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NGOs say changes to ‘move-on’ period for newly recognised refugees is leading to homelessness and destitution


Many refugees now get as little as seven days notice to move out of asylum accommodation

Date of Publication:
07 September 2023

Over 140 NGOs have sent an open letter to the Home Secretary and the Secretary of State for Levelling Up, Housing and Communities urging the Government to abandon recent changes to the 'move-on' period for newly recognised refugees.

housesImage credit: UK GovernmentYou can read the letter here.

The Refugee Council noted that the changes mean people are now getting a significantly shorter notice time to leave their accommodation after being granted refugee status.

NACCOM, the No Accommodation Network, explained: "The changes, which were enacted on August 1st, drastically shorten the move-on period for people leaving asylum accommodation after a positive decision. The current move-on period for people with refugee status is 28 days, however many refugees are now being given as little as seven days to move out of their asylum accommodation, find new accommodation and access welfare support, before their asylum support is stopped (known as cessations)."

The open letter explains further: "For many years the Home Office has recognised that it is impossible for someone to secure alternative accommodation, find employment, open a bank account or apply for welfare benefits until they receive their Biometric Residence Permit (BRP). That is why the department's policy has been that the 28-day 'move-on' period starts when a person receives their BRP – indeed several Home Office ministers have relied on that policy when arguing against calls to extend the move-on period."

It continues: "The recent changes worsen this situation by starting the 28 days when someone receives a grant letter telling them their protection claim has been accepted, instead of when they receive their BRP. There is usually a minimum delay of between 7 and 10 days between the receipt of the grant letter and a BRP being delivered, meaning someone will already be well into the 28 days before they can even start to engage with the processes that are vital for them to avoid homelessness and destitution. Many local authorities will also only begin to provide homelessness prevention services once someone has received a discontinuation letter informing them their asylum support will end or the notice to quit."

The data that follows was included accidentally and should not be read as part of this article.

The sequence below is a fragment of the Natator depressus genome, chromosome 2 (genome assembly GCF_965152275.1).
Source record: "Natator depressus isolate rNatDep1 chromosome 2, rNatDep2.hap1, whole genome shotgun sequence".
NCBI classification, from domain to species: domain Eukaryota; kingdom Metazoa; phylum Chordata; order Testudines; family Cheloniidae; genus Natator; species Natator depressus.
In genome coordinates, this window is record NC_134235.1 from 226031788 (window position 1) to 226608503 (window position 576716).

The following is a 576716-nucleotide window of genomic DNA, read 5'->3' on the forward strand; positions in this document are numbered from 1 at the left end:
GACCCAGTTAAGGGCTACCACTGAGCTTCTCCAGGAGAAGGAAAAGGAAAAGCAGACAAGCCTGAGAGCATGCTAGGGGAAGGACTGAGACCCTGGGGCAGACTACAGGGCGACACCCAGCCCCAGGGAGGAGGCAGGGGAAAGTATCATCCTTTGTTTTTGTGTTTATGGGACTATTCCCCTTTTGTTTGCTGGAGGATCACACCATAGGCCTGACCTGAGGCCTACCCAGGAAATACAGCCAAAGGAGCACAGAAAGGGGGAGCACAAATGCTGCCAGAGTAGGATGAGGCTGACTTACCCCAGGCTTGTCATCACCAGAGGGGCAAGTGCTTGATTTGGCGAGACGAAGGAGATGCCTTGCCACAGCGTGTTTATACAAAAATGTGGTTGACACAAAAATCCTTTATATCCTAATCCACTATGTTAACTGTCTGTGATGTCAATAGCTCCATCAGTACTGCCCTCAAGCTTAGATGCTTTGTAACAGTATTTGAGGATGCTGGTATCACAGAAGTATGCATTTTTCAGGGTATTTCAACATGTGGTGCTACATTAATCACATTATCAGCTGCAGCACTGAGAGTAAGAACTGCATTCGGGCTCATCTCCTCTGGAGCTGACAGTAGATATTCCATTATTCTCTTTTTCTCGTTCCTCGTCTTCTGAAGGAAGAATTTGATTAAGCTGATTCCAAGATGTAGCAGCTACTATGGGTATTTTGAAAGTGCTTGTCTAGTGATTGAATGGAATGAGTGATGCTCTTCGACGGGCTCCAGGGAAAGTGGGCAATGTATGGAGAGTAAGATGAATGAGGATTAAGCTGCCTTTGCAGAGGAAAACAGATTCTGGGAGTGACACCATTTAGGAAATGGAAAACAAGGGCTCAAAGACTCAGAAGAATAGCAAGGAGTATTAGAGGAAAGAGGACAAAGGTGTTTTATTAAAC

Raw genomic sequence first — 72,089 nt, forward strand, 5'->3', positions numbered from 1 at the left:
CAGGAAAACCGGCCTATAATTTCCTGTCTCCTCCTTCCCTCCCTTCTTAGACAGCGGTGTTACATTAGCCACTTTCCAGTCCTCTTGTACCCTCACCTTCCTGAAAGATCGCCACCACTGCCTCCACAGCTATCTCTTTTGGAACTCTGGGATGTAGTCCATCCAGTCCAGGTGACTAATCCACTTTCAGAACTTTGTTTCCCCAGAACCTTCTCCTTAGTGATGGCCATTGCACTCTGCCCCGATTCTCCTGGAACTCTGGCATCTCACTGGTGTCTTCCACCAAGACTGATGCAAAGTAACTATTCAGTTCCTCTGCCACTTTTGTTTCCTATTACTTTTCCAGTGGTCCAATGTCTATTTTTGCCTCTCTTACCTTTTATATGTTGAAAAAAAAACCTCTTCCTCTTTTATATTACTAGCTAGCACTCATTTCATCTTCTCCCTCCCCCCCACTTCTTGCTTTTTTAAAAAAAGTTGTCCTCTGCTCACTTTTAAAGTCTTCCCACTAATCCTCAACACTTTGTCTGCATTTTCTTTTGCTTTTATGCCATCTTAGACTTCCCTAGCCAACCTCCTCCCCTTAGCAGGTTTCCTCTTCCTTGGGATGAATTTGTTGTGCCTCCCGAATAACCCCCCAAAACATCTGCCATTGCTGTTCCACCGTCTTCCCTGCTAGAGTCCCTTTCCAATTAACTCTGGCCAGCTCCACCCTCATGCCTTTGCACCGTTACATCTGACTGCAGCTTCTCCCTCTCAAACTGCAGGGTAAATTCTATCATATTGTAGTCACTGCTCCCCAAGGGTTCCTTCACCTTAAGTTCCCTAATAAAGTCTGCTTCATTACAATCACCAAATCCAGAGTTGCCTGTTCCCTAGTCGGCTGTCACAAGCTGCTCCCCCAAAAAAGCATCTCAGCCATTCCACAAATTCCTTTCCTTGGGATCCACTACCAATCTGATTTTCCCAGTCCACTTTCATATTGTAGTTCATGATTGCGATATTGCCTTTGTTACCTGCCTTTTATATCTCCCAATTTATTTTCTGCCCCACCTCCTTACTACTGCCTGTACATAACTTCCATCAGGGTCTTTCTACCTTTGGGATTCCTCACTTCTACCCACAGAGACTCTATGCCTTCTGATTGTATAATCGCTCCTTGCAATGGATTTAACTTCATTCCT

The letter says the change is causing severe hardship for refugees, as well as placing unnecessary pressures on local authorities who are already facing challenges finding accommodation for other groups.

A significant number of refugees are being made homeless, leading to an increase in rough sleeping. As a result, huge pressures is being placed on the voluntary sector, including refugee hosting and housing schemes, and mainstream homelessness services.

NACCOM commented: "The issuing of seven-day NTQs ['Notice to Quit' letters] to a significant number of refugees, as part of the changes to the cessations process, has triggered a surge in referrals to providers of hosting and housing accommodation in the NACCOM network, creating unprecedented demand for bed spaces, which will also be felt by Local Authorities. The lack of prior notification from the Home Office has made managing this demand extremely challenging."

Matt Downie, chief executive of the homelessness charity Crisis, said: "It's frankly inhumane to expect people who have just been granted refugee status to leave their asylum accommodation within seven days. In the vast majority of cases, it's obvious to all of us that this can only lead to one outcome – homelessness and destitution. This is no way to start a new life in a country with a proud history of supporting people fleeing war and persecution."

In the open letter, the NGOs call on the Government to immediately reverse the changes so all refugees have a minimum of 28 days before they're required to leave their accommodation.

NACCOM's director, Bridget Young, said: "Whilst we appreciate the urgent need to move people out of hotels and into more appropriate, community-based accommodation, the way to achieve this is not by evicting them into homelessness. … We urge the Government to commit to providing all refugees with at least 28-days from the date they receive their notice to quit before their asylum support ends, and to work with the voluntary sector and Local Authorities to ensure people can access adequate and timely support. Ultimately, only the introduction of a 56-day move-on period, in line with the Homelessness Reduction Act, along with substantial investment in affordable housing, will significantly mitigate the risks of homelessness that new refugees face when leaving the asylum system."

The NGOs warn that the situation will only get worse if, as the Government intends, the backlog of asylum claims is processed more quickly and therefore more people become eligible for homelessness assistance.

In response to the letter, a Home Office spokesperson told The Independent: "The pressure on the asylum system has continued to grow, with hotel accommodation costing an unacceptable £6m a day. We encourage individuals to make their onward plans as soon as possible after receiving their decision, whether that is leaving the UK following a refusal, or taking steps to integrate in the UK following a grant."